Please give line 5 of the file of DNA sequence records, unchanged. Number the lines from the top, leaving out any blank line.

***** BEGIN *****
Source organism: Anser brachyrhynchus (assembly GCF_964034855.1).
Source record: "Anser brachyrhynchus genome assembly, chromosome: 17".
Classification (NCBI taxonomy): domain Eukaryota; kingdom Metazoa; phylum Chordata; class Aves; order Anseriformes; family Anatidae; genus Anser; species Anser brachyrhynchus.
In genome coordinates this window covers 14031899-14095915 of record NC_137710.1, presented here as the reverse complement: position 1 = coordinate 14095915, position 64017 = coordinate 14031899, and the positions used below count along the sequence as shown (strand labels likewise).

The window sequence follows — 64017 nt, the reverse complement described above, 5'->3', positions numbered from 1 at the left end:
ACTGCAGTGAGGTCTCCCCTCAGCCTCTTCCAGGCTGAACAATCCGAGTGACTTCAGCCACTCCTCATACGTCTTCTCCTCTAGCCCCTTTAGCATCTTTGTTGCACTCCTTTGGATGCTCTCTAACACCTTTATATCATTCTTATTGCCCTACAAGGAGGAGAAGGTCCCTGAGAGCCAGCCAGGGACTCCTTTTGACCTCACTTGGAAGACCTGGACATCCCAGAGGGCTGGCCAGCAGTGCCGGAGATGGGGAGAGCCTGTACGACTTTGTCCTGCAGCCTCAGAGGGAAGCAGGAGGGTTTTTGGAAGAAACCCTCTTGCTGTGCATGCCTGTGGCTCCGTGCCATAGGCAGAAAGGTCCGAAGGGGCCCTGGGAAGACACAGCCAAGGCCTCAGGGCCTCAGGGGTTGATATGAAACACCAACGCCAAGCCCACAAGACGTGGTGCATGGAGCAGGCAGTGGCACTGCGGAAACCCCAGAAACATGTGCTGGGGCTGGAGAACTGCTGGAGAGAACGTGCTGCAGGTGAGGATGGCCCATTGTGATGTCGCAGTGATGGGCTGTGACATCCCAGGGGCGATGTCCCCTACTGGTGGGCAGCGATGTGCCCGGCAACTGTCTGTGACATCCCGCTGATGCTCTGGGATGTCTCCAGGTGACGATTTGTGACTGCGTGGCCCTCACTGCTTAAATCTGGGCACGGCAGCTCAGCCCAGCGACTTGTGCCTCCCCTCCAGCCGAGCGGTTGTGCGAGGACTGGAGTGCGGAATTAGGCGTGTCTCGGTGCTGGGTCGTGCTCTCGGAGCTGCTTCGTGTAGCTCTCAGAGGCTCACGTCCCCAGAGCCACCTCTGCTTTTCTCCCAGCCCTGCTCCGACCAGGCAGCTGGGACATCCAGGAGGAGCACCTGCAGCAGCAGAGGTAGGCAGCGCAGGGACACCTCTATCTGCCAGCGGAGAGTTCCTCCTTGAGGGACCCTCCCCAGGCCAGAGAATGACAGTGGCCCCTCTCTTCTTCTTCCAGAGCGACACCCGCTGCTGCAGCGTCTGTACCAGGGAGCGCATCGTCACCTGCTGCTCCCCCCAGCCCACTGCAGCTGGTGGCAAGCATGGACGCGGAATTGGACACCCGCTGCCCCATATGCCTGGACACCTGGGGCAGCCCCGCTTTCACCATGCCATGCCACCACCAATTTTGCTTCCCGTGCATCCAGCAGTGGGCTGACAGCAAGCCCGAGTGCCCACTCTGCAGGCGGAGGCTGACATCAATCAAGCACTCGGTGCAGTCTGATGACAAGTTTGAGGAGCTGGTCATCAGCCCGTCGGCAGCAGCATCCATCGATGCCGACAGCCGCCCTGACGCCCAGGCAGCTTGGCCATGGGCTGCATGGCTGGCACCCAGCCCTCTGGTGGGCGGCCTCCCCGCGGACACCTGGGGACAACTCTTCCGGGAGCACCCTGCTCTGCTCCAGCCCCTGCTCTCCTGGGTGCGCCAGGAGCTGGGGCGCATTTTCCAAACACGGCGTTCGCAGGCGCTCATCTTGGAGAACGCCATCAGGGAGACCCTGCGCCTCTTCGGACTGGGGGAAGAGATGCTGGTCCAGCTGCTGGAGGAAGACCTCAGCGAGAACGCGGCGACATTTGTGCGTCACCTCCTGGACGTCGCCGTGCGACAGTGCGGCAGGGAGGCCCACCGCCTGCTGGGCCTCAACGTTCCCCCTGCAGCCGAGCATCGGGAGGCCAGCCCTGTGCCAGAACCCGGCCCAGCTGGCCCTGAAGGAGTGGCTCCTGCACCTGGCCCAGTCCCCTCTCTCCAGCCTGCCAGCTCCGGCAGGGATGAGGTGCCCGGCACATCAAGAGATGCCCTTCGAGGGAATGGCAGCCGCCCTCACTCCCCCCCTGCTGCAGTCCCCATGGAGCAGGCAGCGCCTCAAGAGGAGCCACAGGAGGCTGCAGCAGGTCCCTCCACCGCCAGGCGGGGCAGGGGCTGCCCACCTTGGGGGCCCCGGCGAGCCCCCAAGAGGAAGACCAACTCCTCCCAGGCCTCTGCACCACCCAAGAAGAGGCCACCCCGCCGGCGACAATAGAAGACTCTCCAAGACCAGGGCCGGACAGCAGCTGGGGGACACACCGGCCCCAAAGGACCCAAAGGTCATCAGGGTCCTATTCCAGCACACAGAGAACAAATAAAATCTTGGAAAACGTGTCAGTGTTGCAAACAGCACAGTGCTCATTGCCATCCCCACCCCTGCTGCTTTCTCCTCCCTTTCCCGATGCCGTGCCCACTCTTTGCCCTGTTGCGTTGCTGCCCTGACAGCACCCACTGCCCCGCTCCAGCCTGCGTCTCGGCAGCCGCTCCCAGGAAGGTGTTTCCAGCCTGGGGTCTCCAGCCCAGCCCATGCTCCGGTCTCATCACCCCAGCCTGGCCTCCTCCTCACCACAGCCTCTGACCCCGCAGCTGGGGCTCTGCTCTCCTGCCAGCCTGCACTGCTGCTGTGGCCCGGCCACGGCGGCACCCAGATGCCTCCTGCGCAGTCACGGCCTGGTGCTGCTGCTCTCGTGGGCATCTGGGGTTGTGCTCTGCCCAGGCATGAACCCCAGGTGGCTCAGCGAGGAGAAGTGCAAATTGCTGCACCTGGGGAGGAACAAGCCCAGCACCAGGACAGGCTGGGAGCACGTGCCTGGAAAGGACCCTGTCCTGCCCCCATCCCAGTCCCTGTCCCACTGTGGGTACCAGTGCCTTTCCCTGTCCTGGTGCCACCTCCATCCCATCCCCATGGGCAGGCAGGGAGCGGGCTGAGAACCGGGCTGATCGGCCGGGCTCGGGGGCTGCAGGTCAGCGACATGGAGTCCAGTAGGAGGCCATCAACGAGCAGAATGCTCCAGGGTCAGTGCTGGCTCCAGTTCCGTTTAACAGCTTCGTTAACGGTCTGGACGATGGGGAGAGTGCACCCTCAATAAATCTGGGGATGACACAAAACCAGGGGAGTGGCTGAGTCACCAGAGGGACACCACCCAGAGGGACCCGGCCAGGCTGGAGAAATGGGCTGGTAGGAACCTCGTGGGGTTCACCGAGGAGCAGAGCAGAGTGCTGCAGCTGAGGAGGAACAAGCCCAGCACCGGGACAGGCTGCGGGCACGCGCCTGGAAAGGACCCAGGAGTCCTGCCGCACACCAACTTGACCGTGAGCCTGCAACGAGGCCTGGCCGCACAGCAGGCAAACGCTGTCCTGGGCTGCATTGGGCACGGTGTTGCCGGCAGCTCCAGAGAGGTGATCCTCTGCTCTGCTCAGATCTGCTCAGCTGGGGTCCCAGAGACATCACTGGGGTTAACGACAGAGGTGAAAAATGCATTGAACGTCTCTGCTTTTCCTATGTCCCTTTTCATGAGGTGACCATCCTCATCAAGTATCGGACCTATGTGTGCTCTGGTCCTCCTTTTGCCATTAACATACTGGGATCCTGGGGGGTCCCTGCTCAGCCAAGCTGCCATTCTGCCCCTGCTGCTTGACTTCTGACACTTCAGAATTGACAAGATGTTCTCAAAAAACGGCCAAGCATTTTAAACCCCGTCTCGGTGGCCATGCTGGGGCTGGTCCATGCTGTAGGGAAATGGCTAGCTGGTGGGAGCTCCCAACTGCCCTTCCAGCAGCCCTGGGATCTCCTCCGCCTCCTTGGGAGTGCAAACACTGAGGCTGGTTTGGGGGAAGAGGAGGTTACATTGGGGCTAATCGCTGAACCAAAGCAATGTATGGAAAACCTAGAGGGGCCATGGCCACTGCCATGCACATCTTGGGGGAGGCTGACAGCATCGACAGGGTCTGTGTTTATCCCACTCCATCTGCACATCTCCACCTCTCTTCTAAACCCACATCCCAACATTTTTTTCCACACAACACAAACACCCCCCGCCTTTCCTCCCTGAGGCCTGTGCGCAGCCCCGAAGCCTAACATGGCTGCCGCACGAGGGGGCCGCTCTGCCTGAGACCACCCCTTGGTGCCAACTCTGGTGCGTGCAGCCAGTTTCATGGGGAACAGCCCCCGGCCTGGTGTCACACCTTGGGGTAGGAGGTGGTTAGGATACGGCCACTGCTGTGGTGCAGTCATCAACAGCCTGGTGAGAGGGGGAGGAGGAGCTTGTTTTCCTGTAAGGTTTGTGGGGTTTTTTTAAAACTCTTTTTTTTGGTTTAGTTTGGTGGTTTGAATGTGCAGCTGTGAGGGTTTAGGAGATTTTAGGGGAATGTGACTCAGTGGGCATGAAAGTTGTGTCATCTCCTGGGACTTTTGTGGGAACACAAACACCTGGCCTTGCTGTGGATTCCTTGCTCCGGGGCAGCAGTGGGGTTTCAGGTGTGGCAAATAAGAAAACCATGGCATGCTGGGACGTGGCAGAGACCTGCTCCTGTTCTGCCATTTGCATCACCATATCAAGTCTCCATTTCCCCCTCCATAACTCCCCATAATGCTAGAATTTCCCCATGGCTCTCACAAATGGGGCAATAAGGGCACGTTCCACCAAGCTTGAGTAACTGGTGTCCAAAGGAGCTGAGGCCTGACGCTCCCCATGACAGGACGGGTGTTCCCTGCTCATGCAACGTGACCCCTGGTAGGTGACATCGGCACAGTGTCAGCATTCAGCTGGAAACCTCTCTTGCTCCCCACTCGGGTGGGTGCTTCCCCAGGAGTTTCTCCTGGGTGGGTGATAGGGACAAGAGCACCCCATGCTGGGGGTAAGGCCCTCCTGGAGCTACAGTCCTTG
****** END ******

The window sequence follows — 64017 nt, the reverse complement described above, 5'->3', positions numbered from 1 at the left end: